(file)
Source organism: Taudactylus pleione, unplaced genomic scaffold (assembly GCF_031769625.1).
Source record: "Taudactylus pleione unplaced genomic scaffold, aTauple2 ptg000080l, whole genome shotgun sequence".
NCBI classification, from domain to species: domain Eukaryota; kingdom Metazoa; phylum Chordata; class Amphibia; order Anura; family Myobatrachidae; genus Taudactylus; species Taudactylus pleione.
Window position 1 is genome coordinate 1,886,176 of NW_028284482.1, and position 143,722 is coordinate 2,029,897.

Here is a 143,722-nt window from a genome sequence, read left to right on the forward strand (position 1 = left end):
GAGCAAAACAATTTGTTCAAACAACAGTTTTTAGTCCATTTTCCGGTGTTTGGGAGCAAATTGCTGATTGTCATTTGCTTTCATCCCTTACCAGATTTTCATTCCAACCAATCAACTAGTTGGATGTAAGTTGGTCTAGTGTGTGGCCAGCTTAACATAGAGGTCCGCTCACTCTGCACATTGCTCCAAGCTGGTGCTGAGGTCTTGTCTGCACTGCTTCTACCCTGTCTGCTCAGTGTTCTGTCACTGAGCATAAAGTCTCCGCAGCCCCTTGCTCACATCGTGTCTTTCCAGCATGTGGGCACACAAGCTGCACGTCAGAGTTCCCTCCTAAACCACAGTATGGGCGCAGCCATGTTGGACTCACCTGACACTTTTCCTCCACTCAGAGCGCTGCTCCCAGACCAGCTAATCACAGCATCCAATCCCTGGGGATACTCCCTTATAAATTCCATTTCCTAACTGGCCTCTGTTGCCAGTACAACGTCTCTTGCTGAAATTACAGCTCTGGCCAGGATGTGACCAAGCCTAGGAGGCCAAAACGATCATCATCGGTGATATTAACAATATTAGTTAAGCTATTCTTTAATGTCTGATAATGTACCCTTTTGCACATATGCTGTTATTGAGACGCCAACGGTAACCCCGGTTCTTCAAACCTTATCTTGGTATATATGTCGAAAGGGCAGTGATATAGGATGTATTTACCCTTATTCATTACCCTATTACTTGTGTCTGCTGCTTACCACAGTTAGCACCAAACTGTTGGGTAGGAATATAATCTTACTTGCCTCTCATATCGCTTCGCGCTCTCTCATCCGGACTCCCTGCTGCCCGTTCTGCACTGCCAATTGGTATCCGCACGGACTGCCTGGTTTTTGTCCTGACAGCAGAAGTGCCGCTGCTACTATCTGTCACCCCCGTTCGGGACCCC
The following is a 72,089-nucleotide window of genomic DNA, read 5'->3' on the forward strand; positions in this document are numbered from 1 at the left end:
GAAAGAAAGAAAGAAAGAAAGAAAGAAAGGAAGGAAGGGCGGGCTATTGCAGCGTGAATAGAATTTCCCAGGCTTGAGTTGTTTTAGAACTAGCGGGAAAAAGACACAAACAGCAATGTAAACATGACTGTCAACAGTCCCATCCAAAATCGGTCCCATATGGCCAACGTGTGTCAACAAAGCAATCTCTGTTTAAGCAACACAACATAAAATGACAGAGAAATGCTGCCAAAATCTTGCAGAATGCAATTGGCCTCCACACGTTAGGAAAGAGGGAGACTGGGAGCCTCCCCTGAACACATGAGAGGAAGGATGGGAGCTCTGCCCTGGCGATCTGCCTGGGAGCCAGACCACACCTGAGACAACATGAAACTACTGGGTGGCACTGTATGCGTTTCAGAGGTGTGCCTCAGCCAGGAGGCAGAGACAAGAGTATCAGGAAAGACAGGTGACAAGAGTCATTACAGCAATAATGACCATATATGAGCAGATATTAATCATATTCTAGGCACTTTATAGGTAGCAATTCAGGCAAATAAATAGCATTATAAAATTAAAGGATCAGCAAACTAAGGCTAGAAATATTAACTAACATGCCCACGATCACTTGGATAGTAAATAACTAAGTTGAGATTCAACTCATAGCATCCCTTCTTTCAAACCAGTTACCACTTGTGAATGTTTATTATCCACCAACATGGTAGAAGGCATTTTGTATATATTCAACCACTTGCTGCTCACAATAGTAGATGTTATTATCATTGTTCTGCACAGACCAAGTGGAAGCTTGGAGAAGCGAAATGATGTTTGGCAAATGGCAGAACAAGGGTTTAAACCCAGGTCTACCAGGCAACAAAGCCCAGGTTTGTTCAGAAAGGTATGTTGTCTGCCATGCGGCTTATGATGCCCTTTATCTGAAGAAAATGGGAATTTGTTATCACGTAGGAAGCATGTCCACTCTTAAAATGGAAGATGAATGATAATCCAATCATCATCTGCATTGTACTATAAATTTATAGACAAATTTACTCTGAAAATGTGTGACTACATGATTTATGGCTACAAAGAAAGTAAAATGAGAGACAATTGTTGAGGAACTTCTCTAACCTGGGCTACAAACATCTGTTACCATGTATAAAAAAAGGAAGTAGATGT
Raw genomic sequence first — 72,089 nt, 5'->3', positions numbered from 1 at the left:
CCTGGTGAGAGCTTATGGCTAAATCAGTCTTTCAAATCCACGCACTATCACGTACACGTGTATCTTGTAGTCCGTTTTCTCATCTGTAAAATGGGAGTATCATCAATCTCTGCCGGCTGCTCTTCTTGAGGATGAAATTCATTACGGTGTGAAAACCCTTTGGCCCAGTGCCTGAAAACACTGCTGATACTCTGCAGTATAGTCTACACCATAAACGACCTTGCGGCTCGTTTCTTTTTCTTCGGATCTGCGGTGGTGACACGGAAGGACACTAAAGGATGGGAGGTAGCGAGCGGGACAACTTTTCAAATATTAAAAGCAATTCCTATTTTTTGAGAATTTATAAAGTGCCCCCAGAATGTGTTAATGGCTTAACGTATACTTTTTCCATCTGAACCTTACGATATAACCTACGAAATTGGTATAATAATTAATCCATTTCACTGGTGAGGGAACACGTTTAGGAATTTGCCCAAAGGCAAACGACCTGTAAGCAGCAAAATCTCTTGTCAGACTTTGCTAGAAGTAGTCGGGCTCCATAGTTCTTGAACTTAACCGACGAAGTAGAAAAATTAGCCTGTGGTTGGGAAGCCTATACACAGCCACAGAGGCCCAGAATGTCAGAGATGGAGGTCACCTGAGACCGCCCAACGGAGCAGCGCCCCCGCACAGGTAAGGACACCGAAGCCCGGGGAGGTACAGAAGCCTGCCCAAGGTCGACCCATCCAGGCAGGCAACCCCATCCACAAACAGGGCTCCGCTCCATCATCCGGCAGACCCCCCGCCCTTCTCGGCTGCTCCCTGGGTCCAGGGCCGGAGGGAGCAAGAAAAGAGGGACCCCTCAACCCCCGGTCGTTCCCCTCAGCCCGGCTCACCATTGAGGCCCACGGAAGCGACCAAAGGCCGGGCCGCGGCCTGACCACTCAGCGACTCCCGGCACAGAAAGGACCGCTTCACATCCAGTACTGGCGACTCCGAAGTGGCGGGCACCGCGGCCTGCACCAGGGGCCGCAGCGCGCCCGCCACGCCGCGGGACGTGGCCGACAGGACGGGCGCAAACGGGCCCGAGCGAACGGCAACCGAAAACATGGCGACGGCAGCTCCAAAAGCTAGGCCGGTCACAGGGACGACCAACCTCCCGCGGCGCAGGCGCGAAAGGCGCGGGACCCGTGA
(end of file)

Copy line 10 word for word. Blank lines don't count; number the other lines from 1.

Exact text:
CCTGGTGAGAGCTTATGGCTAAATCAGTCTTTCAAATCCACGCACTATCACGTACACGTGTATCTTGTAGTCCGTTTTCTCATCTGTAAAATGGGAGTATCATCAATCTCTGCCGGCTGCTCTTCTTGAGGATGAAATTCATTACGGTGTGAAAACCCTTTGGCCCAGTGCCTGAAAACACTGCTGATACTCTGCAGTATAGTCTACACCATAAACGACCTTGCGGCTCGTTTCTTTTTCTTCGGATCTGCGGTGGTGACACGGAAGGACACTAAAGGATGGGAGGTAGCGAGCGGGACAACTTTTCAAATATTAAAAGCAATTCCTATTTTTTGAGAATTTATAAAGTGCCCCCAGAATGTGTTAATGGCTTAACGTATACTTTTTCCATCTGAACCTTACGATATAACCTACGAAATTGGTATAATAATTAATCCATTTCACTGGTGAGGGAACACGTTTAGGAATTTGCCCAAAGGCAAACGACCTGTAAGCAGCAAAATCTCTTGTCAGACTTTGCTAGAAGTAGTCGGGCTCCATAGTTCTTGAACTTAACCGACGAAGTAGAAAAATTAGCCTGTGGTTGGGAAGCCTATACACAGCCACAGAGGCCCAGAATGTCAGAGATGGAGGTCACCTGAGACCGCCCAACGGAGCAGCGCCCCCGCACAGGTAAGGACACCGAAGCCCGGGGAGGTACAGAAGCCTGCCCAAGGTCGACCCATCCAGGCAGGCAACCCCATCCACAAACAGGGCTCCGCTCCATCATCCGGCAGACCCCCCGCCCTTCTCGGCTGCTCCCTGGGTCCAGGGCCGGAGGGAGCAAGAAAAGAGGGACCCCTCAACCCCCGGTCGTTCCCCTCAGCCCGGCTCACCATTGAGGCCCACGGAAGCGACCAAAGGCCGGGCCGCGGCCTGACCACTCAGCGACTCCCGGCACAGAAAGGACCGCTTCACATCCAGTACTGGCGACTCCGAAGTGGCGGGCACCGCGGCCTGCACCAGGGGCCGCAGCGCGCCCGCCACGCCGCGGGACGTGGCCGACAGGACGGGCGCAAACGGGCCCGAGCGAACGGCAACCGAAAACATGGCGACGGCAGCTCCAAAAGCTAGGCCGGTCACAGGGACGACCAACCTCCCGCGGCGCAGGCGCGAAAGGCGCGGGACCCGTGA